One crisis to another: CNG load shedding extended to avert electricity crisis, CNG prices also going to be increased

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Commuters have yet to fully recover from the recent Petrol shortage and while we’re at it, CNG load shedding in Punjab is also announced to be increased from two to three days a week and that’s not it – CNG prices are also expected to go up by Rupees 10-12 per KG.

SNGPL, Sui Northern Gas Pipeline announced the three days would be Thursday, Friday and Saturday for Punjab and two days load shedding in Sindh since it produces 70% of the nation’s total production hence it is constitutionally entitled with the first use of gas.

Extended gas load shedding is being done as gas is from now on, being provided to industries and power generation. After many places of the country facing long hours of load shedding, even Karachi house hold faces daily load shedding of 8-10 hours, government in a highly unpopular move extend gas holidays, which is also why it refrained from announcing increase in gas prices the same day.

The new policy says that the gas saved from CNG stations will then be supplied to power generation companies in Sindh and Punjab along with industries especially including fertilizer manufacturers which rely on gas due to their raw materials. Thus way, supply of gas to power producers is likely to help firm the electricity crisis in the country.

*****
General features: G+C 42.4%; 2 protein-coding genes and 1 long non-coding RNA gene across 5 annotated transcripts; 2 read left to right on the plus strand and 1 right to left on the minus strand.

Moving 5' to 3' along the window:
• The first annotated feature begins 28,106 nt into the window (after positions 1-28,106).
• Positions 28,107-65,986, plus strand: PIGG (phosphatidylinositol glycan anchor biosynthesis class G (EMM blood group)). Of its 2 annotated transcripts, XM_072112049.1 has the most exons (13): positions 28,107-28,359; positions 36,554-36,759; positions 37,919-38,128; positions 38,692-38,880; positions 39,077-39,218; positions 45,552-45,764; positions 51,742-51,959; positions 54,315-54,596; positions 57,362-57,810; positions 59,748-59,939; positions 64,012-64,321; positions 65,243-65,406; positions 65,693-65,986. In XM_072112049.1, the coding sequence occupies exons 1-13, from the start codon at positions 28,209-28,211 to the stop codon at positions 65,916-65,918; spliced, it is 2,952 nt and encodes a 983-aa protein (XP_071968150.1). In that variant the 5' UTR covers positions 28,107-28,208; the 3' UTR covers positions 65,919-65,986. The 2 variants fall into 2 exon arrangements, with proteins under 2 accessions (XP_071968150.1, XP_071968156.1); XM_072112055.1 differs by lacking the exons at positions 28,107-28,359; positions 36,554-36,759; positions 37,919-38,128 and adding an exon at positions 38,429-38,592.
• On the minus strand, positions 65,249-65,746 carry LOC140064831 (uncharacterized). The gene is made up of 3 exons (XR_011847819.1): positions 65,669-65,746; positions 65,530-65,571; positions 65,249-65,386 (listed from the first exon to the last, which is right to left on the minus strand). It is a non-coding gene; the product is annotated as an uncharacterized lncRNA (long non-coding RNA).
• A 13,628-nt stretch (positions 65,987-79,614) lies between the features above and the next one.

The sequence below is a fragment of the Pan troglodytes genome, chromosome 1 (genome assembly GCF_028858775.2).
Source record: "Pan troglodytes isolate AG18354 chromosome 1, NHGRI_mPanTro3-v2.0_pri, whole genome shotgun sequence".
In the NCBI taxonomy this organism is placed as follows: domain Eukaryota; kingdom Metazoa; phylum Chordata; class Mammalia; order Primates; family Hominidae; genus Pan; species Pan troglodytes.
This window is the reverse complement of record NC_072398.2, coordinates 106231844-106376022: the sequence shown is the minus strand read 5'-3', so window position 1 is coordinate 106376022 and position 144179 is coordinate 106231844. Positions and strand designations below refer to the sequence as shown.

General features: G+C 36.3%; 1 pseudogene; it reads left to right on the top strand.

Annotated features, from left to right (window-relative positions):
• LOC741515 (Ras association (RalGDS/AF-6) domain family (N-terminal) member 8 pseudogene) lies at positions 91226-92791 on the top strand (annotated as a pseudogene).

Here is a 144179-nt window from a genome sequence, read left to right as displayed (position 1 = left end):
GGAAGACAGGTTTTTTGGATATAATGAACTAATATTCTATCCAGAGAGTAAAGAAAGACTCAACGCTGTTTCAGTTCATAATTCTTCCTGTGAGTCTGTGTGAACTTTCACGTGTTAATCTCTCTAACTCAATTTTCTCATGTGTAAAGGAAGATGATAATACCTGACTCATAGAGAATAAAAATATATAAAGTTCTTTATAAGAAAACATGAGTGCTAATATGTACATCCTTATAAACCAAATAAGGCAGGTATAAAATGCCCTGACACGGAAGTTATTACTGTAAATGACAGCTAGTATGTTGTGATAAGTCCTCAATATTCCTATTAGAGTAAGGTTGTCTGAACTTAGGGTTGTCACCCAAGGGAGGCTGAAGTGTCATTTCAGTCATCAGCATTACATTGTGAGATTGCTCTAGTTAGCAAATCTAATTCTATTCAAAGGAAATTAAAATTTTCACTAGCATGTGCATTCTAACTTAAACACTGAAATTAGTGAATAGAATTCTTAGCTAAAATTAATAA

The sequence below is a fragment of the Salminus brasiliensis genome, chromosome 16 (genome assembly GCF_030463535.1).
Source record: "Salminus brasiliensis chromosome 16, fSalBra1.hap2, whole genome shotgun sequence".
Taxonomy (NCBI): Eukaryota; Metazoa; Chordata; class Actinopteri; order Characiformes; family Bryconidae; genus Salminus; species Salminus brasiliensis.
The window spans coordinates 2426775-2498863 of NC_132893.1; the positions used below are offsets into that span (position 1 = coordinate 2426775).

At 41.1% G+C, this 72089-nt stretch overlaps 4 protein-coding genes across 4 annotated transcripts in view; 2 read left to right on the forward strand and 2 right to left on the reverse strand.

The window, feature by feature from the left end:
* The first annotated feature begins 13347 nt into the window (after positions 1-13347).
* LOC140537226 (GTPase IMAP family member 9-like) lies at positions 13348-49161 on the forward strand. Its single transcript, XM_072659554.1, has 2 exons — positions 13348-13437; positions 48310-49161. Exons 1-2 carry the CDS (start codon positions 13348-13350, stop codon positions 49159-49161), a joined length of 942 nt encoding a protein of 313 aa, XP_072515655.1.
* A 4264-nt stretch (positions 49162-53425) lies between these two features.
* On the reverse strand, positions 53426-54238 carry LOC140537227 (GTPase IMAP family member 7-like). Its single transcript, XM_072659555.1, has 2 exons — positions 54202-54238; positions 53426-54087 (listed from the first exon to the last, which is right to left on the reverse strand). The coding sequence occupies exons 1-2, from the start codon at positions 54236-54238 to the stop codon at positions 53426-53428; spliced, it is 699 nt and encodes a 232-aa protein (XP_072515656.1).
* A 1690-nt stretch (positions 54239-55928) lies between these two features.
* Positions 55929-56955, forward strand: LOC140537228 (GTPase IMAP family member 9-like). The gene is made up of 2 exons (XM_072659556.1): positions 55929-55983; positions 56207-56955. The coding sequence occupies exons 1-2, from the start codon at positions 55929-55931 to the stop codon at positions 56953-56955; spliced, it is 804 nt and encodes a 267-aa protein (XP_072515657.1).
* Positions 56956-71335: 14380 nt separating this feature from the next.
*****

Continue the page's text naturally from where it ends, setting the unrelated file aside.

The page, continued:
The new policy will be submitted to the full cabinet for approval.

The government will bear the price differential out of taxpayers’ money, a method that started the inter-corporate circular debt in the energy sector, a problem that has financially crippled most energy firms in the country. The policy is also likely to expand the government’s allocations for energy subsidies, which it promised to slash this year.

Also the government approved the Kohala Hydroelectric project which will produce 1,100 MW. The project has been awarded to a Chinese company without competitive bidding.

Meanwhile on Lahore-Chunian route, the operators of CNG-powered public transport vehicles have started fleecing customers by charging fares equivalent to those of Diesel-powered ones, almost 40% more than the normal rates. More than 80 per cent mini busses being operated on the Lahore-Chunian route are CNG-powered.

When Bangladesh converted its public transport to CNG, it established mobile courts to check fares on the roads and announce punishment to those who were found cheating at the spot whereas in Pakistan, no such step was taken giving the operators of public-transport a free-hand.

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